Strathmore Hall

Location: Bethesda, Md
Client: Clark Construction Group
Architect: AA Architects

The Music Center at Strathmore Hall could hardly have been a more visible project. It has been the subject of controversy since long before its construction started. It is impossible to argue, however, that the finished product is anything less than spectacular. 
 
Envisioned by its designers as a world-class performance space, the concert hall presented the craft professionals that built it with unique and extraordinary challenges. The overall design of the hall is described as a traditional “shoebox” shape, which enhances the acoustic performance of the space. It is difficult to understand the shoebox description, however, since there are no flat, square surfaces in the hall at all.
 
As a drywall and acoustical contractor, Manganaro’s work was, perhaps, the most critical to realizing the vision of an acoustically balanced performance space. Our engineers, in conjunction with the Acoustician, Kirkegaard and Associates, designed the undulating acoustical ceiling utilizing a dizzying variety of materials. It is truly a one-of-a-kind ceiling.
 
Installation of the ceiling was extremely difficult. Working on scaffolding many stories in the air, our mechanics installed hundreds of acoustical isolation hangers to support the structure that carried the combination of perforated metal panels, solid honeycomb panels, acoustical insulation, and, of course, drywall. Layout was critical to the success of the installation. Utilizing extensive CAD drawings, multiple benchmarks and control lines, and an extraordinary amount of survey time, our team, along with the general contractor and other subcontractors, was able to realize the design vision for the complicated ceiling.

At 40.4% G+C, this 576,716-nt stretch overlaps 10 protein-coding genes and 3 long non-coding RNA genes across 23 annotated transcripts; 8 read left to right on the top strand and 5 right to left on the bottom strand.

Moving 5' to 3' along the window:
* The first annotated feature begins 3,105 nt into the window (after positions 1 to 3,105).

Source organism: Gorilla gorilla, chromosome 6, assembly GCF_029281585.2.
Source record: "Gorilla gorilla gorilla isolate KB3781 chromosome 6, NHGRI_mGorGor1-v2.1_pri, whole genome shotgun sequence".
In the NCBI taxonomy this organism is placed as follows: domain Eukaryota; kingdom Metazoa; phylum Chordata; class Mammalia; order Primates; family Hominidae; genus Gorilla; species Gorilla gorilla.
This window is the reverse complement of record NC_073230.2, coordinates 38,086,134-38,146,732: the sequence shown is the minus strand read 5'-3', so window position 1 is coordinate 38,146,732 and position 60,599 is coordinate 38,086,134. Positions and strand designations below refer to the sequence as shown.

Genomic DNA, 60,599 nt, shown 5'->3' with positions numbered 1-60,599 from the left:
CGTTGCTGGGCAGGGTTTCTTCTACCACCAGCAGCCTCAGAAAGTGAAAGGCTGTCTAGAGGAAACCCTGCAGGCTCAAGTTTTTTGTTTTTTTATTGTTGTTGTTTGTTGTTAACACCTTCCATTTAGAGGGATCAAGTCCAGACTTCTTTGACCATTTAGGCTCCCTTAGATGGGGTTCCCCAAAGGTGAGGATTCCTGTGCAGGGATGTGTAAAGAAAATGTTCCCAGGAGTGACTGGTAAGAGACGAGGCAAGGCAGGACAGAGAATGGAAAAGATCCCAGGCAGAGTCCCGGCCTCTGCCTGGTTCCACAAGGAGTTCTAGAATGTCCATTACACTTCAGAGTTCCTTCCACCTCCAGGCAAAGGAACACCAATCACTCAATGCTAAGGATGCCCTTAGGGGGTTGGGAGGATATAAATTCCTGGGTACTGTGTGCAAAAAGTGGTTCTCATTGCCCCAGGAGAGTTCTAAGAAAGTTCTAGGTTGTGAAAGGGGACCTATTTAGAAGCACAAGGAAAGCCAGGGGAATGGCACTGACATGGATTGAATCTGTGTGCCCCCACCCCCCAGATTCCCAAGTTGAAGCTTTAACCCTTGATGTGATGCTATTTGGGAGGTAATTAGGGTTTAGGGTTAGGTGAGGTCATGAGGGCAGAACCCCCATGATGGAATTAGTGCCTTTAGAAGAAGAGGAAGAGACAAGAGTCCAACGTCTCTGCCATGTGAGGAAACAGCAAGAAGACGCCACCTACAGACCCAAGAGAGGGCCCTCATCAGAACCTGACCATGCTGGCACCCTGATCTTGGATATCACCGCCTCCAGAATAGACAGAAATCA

Coordination with the other trades involved in the ceiling construction was an additional challenge. The ceiling penetrations included acoustically isolated HVAC diffusers and grilles, fire sprinklers, lighting and supports for adjustable, acoustical “clouds”.
 
The Promenade and building lobbies also boast impressive and complex installations of plaster, fiberglass reinforced gypsum, metal panels, fabric wall panels, concealed spline acoustical ceilings, and drywall with extensive reveals.
 
Adding to the drama of completing a complicated project on time was the occurrence of three small fires in the building just 4 months before the scheduled date for substantial completion. While the fires were relatively small, damage from smoke and the water used by the fire department to extinguish the fires had a significant impact on the installed drywall in the building. Working together with the general contractor and other subcontractors, Manganaro’s team repaired and replaced a large area of installed work without delaying the first performance.